Yoko Ogawa’s “Hotel Iris”
April 22, 2010
Recommending a disturbing novel is tricky. Even if it is beautifully written and psychologically on the mark, it’s not easy to drive a reader toward excellence that may offend, disgust or horrify. For Hotel Iris, I’ll ring the bell of caution upfront. This is exquisite, spare storytelling at its most powerful, and at the center is a sadomasochistic relationship between a 17-year-old girl and a Russian translator in his 60s. Their intimate scenes are shocking and brutal.
The Hotel Iris offers run-down accommodations at a seaside resort in Japan. Here the beautiful 17-year-old Mari, the novel’s repressed narrator, manages the front desk under the watch of her scolding mother. One night, a whore runs from a guest room, shouting at the translator, who shouts back, commanding the woman to be silent. Mari describes his beautiful voice giving an order as “almost serene, like a hypnotic note from a cello or horn.”
Two weeks later, she sees the translator while doing her mother’s shopping and follows him. We feel her seeking him out, this mysterious, timid man who wears an immaculate wool suit even on the hottest days. He realizes Mari is following him and questions her. This nameless translator is kind and gentlemanly to Mari and after this first meeting, writes her letters. She is smitten by the careful attention he gives her. In the privacy of his home, that attention becomes sexual and rules her into submission. In perverted physical intimacy, they fulfill each others needs of humiliation (Mari) and domination (the translator). Neither is a victim, both willing and desiring, both sad at their partings.
Yoko Ogawa allows early on in the story for us to recognize Mari’s pleasure in pain as a craving rooted in her self-hate originating from her mother’s contempt and her father’s absence. For most of the book, though, we don’t know why the shy translator becomes cruel in intimacy until Ogawa reveals how he lost his wife in a tragic accident. The puzzle piece drops into place, and exceptionally I might add, for Ogawa doesn’t state the answer. We are given the information to draw the conclusion ourselves, so we more effectively fathom the translator’s behavior.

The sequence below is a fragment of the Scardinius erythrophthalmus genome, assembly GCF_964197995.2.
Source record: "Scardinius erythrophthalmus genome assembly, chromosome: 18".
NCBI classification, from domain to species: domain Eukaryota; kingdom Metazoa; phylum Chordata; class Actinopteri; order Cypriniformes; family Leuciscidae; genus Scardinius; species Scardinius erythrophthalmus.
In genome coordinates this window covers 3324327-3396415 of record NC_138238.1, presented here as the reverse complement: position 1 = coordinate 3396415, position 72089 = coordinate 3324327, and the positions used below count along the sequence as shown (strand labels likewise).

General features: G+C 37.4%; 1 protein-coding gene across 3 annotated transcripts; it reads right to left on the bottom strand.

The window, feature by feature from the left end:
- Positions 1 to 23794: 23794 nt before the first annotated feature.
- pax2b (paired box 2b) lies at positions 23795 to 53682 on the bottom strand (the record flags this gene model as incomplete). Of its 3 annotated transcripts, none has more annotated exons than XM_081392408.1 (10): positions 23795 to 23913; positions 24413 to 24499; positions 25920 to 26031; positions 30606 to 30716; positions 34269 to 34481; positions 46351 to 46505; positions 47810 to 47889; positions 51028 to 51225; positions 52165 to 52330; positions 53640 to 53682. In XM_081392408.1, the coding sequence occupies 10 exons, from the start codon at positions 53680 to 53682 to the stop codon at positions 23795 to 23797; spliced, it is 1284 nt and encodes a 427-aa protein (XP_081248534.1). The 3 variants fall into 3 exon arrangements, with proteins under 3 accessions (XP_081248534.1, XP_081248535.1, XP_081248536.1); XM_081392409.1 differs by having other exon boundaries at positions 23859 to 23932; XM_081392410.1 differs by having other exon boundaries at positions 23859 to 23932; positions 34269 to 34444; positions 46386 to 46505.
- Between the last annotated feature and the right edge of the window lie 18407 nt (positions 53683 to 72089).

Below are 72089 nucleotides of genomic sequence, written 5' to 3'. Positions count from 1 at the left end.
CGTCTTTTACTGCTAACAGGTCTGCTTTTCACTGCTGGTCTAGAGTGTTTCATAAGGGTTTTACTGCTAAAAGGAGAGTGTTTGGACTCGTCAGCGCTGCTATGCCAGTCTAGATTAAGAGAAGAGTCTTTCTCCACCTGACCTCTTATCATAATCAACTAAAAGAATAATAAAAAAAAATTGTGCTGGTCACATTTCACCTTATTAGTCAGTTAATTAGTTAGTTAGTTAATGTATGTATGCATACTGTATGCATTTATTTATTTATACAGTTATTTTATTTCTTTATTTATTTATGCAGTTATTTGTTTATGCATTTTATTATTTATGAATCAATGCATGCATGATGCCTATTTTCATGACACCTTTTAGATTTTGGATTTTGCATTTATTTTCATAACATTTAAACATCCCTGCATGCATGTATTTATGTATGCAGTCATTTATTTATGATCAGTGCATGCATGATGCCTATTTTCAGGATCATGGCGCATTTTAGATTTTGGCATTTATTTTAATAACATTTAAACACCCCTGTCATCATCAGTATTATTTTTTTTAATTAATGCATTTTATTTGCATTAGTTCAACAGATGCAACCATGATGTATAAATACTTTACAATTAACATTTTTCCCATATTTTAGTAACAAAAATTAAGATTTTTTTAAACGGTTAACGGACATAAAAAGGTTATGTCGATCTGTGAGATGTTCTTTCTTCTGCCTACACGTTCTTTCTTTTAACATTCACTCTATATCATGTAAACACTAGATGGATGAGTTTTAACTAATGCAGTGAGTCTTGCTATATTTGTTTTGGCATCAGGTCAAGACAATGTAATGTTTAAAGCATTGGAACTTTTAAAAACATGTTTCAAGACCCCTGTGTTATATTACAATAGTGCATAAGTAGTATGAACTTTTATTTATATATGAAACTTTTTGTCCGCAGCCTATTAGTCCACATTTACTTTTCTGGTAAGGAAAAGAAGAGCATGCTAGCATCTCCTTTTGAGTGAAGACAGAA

Disturbing, yes, but Ogawa writes Hotel Iris in pristine prose that by its coaxing simplicity compels us to enter the dark other world. Even so, on the threshold of the intimate scenes, I hesitated, and then ultimately moved forward secure in Ogawa’s talent and compassion. Her insight into human behavior is acute and without compromise.
Ogawa is a popular author in her native Japan, where her books have won that country’s most prestigious literary awards. Hotel Iris and two others (among her 22 books) have been translated into English by Stephen Snyder, professor of Japanese Studies at Middlebury College. The Housekeeper and the Professor was mentioned on TLC last year. It, too, tells a moving story of an unlikely relationship.